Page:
Summary: There is nothing in your past...or heinous, that God cannot forgive a repentant heart.

“It’s not what’s happening today that drags a man down.

It’s remorse over what happened yesterday, and dread of tomorrow.” - man to bartender on Perry Mason episode.

Think about that statement for a moment. There is really a lot of truth in it, you know. Man is basically a fighter. A survivor. Some have more fight in them than others, but for the most part the things that are happening to us today meet with as much resistance as we can muster. When we are in the midst of problems we are so busy fighting that there is little time for either positive or negative reflection concerning it.

Another factor is sin. When our crisis situation is based on sin in our lives, we often have allowed the enemy such a grip on our minds that even when we know in our heart that we’re doing wrong, we feel helpless to stop, or even receive the counsel of those around us, because we have relinquished control to him. But what finally ‘breaks us down’, (emotionally), is the inability to forgive ourselves for past wrongs, failures, weaknesses; and anxiety over what tomorrow holds for us.

These feelings are a result of trusting our own strength, having pride in our own standards.

A.W.Tozer wrote a small book entitled, “That Incredible Christian”. If you can find it, I recommend it to you very highly. There is one chapter in that book that by itself is worth the cost of the book. The chapter is called, “The Futility of Regret”.

Listen to a quote from that chapter.

“Regret frets the soul as tension frets the nerves and anxiety the mind. I believe that the chronic unhappiness of most Christians may be attributed to a gnawing uneasiness lest God has not fully forgiven them, or the fear that He expects as the price of His forgiveness some sort of emotional penance which they have not furnished. As our confidence in the goodness of God mounts our anxieties will diminish and our moral happiness rise in inverse proportion.”

We are going to study here, a story of a man who could have allowed his failure to utterly destroy him. A man who went so completely against his own convictions and his own self-image, that he could have slipped into a rut of remorse and despondence that might have brought him to the same end as Judas Iscariot.

(Read Luke 22:31-34, 54-62)

Most of us have, in our past, failures and mistakes that at the time seemed devastating to us. In a way, they may have been devastating. They may have seemed, as a single incident, to turn our lives to an entirely different path than we thought we would take.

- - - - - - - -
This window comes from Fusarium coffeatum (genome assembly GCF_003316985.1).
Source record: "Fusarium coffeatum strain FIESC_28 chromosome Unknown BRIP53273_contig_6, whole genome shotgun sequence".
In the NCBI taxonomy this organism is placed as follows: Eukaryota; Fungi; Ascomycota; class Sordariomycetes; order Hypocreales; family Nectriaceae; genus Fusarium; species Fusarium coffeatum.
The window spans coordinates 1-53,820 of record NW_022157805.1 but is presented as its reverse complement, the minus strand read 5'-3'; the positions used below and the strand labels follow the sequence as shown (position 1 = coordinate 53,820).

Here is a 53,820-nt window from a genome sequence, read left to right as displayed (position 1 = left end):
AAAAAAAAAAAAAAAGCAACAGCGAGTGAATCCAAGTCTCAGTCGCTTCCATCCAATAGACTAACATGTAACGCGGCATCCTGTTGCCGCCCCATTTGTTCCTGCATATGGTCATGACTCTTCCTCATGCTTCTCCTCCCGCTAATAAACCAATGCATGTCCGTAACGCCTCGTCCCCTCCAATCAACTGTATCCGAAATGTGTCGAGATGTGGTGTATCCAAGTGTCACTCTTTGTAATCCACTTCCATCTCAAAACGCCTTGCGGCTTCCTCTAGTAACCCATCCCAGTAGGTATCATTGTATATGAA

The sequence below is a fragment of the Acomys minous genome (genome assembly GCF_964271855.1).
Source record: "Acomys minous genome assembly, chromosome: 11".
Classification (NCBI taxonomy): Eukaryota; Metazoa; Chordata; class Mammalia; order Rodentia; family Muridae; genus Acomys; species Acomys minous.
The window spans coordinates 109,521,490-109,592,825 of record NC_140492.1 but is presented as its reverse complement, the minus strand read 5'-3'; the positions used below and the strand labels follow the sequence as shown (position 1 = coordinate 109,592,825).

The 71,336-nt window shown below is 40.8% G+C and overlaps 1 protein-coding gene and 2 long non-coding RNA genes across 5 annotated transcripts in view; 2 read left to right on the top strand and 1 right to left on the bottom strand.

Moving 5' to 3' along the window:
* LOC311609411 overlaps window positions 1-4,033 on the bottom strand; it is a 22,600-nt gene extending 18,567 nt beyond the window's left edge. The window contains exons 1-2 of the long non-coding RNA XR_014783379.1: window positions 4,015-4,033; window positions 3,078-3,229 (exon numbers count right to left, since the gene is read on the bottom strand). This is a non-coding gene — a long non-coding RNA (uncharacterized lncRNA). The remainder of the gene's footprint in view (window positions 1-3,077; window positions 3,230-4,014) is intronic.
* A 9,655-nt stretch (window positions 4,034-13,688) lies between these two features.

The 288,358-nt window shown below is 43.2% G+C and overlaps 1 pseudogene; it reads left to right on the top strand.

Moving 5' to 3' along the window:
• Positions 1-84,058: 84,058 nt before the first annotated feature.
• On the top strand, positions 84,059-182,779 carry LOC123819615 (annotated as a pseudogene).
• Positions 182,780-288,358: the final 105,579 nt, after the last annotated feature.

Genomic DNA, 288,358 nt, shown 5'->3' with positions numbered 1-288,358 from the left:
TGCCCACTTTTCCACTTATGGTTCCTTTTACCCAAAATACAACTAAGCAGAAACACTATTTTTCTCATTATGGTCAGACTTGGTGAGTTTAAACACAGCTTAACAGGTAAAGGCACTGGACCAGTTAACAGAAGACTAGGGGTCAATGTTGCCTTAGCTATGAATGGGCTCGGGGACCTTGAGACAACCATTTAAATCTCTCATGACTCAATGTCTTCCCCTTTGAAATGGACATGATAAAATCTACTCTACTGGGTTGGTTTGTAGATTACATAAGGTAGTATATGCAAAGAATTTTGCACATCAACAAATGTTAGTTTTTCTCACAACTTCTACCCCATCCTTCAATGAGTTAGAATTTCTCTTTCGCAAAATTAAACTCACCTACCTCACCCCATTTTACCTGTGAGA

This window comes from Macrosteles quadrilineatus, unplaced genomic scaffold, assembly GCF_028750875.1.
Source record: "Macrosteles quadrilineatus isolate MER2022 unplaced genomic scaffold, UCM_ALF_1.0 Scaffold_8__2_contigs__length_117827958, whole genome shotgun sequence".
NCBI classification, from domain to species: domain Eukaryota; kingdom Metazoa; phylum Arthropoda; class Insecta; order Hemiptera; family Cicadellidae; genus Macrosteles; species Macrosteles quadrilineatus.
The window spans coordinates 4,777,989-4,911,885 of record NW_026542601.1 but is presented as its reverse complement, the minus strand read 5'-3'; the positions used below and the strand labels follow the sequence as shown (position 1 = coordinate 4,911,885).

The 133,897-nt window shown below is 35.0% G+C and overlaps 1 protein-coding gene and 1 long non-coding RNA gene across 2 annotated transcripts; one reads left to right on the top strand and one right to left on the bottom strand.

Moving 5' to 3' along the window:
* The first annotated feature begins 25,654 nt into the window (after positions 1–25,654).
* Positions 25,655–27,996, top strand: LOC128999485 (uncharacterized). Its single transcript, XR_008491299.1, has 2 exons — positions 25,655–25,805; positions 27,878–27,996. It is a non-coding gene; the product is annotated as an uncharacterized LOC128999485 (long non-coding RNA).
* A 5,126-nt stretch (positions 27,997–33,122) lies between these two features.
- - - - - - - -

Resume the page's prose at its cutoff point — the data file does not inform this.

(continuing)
We can all remember times in our life, just the memory of which can cause us to cringe inside with embarrassment or shame as we relive the moment in our mind.

But try to put yourself in Peter’s sandals for a moment.

Imagine that you are sitting by a fire warming yourself, as the one you call Lord and Savior is being beaten and spit upon and ridiculed. You are a burley, boisterous fisherman who mends nets with gnarled hands, hauls loads of fish over the side of a boat with powerful shoulders, and guides the vessel through the raging storms of the Sea of Galilee with legs and arms of steel.

As you are there, watching the one you call Teacher being torn and buffeted, a slip of a servant girl suddenly looks you in the eye and says in a bold, clear voice, “this man was with Him too.”

Your stomach seems to do a somersault inside of you. You avert your eyes quickly to the fire at your feet and with quavering voice you say, “Woman, I do not know Him.”

So, for the next few minutes you sit staring into the flame, probably a little less willing now to watch the injustices taking place only yards away. You remember your words of braggadocio only hours before, when you told this Man you would gladly die with Him. Your shame is deepened when you remember how He looked into your eyes, no, into your very soul it seemed, and said that you would deny Him three times before the third watch.

With this agonizing thought, you clench your teeth and determine that you’ll say nothing more to anyone. But just as this resolve passes through your mind, you hear another voice. “You are one of them too!” Your head snaps up to meet the man’s gaze and involuntarily the words fairly hiss out between your teeth. “Man, I am NOT!”

Filled now, with confusion and shame and fear, you move from the warmth of the fire, feeling you’ve betrayed the One you love so dearly, yet unwelcome among those who despise Him. You stand over in a shadowed corner by yourself and begin to wonder if you will be able to face the other disciples when this is over. For some strange reason, you remember the stories of Lot, who sat in the gates of Sodom and felt estranged from Abraham, but vexed by the sin and perversion he saw around him. Just as you begin to consider why that scriptural account should come to you at just this moment, a face appears from nearby and another voice says, “Certainly, this man also was with Him, for he is a Galilean too.”

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